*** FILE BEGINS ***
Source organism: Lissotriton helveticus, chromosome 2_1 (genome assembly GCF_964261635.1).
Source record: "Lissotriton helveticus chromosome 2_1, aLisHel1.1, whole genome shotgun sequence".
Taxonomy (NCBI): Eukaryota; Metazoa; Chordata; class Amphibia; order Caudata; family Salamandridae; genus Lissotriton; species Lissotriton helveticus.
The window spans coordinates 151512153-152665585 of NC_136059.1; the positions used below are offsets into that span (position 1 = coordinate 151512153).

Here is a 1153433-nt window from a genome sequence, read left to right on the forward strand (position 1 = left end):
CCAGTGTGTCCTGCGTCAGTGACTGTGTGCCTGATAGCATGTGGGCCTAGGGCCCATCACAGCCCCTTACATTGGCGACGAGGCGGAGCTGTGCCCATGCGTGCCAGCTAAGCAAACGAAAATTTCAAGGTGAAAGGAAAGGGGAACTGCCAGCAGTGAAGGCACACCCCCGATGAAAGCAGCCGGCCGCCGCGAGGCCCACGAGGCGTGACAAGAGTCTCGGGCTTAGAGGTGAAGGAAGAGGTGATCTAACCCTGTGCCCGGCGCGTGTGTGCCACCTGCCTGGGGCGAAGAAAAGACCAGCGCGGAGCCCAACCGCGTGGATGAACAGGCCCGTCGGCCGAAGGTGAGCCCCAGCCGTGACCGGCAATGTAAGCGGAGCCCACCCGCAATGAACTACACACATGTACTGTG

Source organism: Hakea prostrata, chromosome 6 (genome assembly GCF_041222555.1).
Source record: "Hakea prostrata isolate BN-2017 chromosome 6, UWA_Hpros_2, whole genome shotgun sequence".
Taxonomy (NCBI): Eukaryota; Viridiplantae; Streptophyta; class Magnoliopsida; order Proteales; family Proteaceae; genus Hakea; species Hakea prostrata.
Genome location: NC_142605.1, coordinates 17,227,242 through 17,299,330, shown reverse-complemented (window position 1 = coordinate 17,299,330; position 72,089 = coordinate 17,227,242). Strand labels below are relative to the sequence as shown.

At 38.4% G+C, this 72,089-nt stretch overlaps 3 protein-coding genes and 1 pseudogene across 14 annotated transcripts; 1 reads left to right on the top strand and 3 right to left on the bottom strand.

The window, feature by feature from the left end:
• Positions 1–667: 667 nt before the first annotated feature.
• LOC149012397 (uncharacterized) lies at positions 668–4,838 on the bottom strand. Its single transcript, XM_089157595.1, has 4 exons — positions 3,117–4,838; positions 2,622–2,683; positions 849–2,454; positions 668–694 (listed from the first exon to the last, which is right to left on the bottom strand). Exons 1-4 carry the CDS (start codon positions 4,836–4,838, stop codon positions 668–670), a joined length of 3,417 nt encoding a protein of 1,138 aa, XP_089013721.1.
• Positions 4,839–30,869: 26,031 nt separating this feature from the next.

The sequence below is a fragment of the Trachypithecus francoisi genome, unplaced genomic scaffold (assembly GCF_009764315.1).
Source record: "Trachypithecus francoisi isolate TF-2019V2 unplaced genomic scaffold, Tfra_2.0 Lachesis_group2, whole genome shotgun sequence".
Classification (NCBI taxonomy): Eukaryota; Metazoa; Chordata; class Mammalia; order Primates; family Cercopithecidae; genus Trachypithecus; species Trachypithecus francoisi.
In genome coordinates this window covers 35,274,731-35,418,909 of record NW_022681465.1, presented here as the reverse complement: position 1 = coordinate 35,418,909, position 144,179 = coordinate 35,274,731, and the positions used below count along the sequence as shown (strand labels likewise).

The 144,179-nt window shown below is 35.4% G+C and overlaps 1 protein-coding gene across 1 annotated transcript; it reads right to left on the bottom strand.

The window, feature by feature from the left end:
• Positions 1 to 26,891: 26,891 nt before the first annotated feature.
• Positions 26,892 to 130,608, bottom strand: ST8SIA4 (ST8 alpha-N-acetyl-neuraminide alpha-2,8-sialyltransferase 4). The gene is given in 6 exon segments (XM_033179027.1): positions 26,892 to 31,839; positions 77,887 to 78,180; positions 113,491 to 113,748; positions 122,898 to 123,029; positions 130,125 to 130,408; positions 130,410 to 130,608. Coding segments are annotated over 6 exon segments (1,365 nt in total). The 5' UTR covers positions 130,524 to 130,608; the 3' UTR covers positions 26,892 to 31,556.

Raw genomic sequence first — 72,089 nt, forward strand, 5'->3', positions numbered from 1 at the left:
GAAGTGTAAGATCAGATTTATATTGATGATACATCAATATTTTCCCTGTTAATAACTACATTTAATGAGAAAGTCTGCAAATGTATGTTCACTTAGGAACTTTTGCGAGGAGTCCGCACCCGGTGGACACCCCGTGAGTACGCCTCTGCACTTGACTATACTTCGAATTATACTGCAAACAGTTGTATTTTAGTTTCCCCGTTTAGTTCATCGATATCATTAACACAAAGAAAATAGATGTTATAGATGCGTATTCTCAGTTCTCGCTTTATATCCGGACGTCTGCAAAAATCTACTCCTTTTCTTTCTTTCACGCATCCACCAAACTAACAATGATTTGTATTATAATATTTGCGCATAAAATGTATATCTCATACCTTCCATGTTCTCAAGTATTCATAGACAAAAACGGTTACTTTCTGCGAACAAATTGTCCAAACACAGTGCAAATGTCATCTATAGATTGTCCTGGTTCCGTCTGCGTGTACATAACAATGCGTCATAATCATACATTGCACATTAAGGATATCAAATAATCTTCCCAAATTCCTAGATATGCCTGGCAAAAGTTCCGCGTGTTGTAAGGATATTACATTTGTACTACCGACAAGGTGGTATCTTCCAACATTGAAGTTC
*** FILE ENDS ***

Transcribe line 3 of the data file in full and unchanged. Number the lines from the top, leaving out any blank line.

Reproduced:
Taxonomy (NCBI): Eukaryota; Metazoa; Chordata; class Amphibia; order Caudata; family Salamandridae; genus Lissotriton; species Lissotriton helveticus.